Rod Liddle writes:
When Tony Blair talks about the invasion of Iraq he tends to preface his comments with the following sentiment: “Look, we can argue about whether or not it was right to invade, and that’s a respectable argument. But what you cannot do is argue that it was undertaken in bad faith, that there was some kind of chicanery at work.” This has been a clever and, to judge by the extent to which some of you lot swallow it, compelling argument these last seven years. It contains a partial truth, an arrant lie that muddies the waters so that those who were in favour of the invasion feel themselves obliged to exonerate the Prime Minister for every action he took in the lead up to it. And yet it is also terribly wrong, and a deceit.
There are two separate issues. One is whether or not it was right to invade, regardless of the manner in which it came about. I can see there were good arguments in favour of invading and removing Saddam, the chief of these being the nature of Saddam himself and his vile regime. He posed a threat to some of his neighbours (although, according to them, rather less than was alleged by the US and UK), he terrorized his own people and it was believed at the time that he may have had WMD. He was an untrustworthy savage and a source of regional instability. I have tried to understand Blair’s own – and before 2003 private – conviction that the UK must go along with the war because it would be dangerous if the US were left to act alone, but I don’t quite get it.
But still. Matched against the reasons for invading are these counter points: a)that more people would be killed as the consequence of war than Saddam could have managed in a decade, and some of these will be our soldiers and b)that far from being a source of Islamic fundamentalism, Saddam’s ghastly regime was bitterly opposed to it and c)therefore that something much worse might manifest itself in Saddam’s absence and d)that invasion would strengthen the hand of Al Qaeda. On balance, b), c) and d) swing it for me, but it’s a close call. I do not for a moment subscribe to the shrieking hysteria of the “blood on your hands!” lobby; any PM who takes his troops to war will end up with blood on his hands, regardless of whether or not the war is just. Nor do I give much of a monkey’s about the illegality of the war per se, although the distaste shown for it by most of the rest of the world should have been indicative. But in any case, although I thought the war was strategically wrong, a mistake which we would pay for, I can see that there were respectable reasons for it.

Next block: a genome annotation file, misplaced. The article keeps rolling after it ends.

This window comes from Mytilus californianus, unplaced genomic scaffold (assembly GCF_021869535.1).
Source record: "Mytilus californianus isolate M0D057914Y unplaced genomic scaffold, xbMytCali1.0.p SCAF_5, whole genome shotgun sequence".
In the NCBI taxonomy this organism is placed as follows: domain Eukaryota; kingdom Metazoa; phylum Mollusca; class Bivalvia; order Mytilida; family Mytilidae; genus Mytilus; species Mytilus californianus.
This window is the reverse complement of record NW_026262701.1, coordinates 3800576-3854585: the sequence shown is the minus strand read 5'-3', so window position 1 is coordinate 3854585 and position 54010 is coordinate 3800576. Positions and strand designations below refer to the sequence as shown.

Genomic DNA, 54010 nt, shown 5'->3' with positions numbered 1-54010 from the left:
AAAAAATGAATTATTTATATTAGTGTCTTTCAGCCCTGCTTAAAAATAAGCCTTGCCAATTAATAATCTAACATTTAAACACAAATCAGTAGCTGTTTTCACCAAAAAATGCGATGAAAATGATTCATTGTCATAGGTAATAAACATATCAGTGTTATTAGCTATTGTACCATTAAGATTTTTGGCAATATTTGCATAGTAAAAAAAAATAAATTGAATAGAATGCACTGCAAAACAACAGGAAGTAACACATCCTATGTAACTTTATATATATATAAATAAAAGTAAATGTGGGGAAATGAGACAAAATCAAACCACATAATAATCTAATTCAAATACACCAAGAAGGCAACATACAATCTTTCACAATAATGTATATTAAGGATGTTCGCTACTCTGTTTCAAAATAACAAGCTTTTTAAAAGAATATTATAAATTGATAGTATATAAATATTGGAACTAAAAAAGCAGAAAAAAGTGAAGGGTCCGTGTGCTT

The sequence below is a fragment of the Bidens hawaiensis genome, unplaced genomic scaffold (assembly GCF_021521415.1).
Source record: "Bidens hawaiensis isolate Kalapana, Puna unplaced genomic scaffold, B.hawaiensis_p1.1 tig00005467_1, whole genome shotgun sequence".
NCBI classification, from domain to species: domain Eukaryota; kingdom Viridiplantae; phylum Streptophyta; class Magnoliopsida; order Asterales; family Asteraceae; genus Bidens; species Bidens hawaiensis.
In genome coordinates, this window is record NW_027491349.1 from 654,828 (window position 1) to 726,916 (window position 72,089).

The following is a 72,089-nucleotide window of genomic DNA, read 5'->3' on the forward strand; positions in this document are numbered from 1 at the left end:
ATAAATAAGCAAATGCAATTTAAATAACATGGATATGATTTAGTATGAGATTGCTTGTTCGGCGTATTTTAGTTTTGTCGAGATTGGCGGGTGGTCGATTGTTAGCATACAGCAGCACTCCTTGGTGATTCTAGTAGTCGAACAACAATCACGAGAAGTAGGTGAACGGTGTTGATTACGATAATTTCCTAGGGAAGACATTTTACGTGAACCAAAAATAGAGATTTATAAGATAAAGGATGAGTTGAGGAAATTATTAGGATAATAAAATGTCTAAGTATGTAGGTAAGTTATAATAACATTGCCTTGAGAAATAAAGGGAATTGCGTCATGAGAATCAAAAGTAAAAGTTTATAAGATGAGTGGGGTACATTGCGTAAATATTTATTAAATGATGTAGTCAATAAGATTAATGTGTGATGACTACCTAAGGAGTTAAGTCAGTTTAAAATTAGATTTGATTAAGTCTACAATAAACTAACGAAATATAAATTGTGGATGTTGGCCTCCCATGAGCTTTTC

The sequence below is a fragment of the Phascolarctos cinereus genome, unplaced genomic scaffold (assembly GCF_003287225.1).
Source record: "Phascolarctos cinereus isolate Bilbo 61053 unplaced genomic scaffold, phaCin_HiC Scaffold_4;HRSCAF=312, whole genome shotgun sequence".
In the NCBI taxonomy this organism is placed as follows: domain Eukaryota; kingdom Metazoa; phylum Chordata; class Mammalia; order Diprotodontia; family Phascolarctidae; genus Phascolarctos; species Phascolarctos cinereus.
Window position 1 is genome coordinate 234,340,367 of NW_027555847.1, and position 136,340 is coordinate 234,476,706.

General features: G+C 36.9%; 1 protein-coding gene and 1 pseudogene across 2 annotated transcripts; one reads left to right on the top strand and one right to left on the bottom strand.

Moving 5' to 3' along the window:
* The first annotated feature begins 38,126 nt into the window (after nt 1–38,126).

It is the other issue, a separate issue, upon which Blair is terribly culpable; more terribly culpable than any PM before or since. We know for sure now and had indications at the time that Blair’s reasons for taking our country to war were not those which he deemed to share with the country or with parliament. They were not shared because he was well aware that neither public nor parliamentary opinion would go along with him. And in attempting to convince the public of Saddam’s ownership of WMD he misled parliament, misled the public and pressurised, perverted or twisted every institution which might have acted as a check upon his messianic determination to wage war. This included the select committees, the civil service, the security services, the government scientists and even in the end the BBC. Cabinet was ignored. As John Denham put it at the time, Blair demanded evidence of WMD regardless or not of whether WMD existed. This is incontestable; it is the subtext of all those Blair year diaries produced by the either supine, or in Alastair Campbell’s case, conniving, former members of the administration. I do not think it is stretching it to suggest that this was the closest Britain has come to totalitarianism. Regardless or not of whether we were right to have invaded Iraq, we were lied to, repeatedly and the processes corrupted.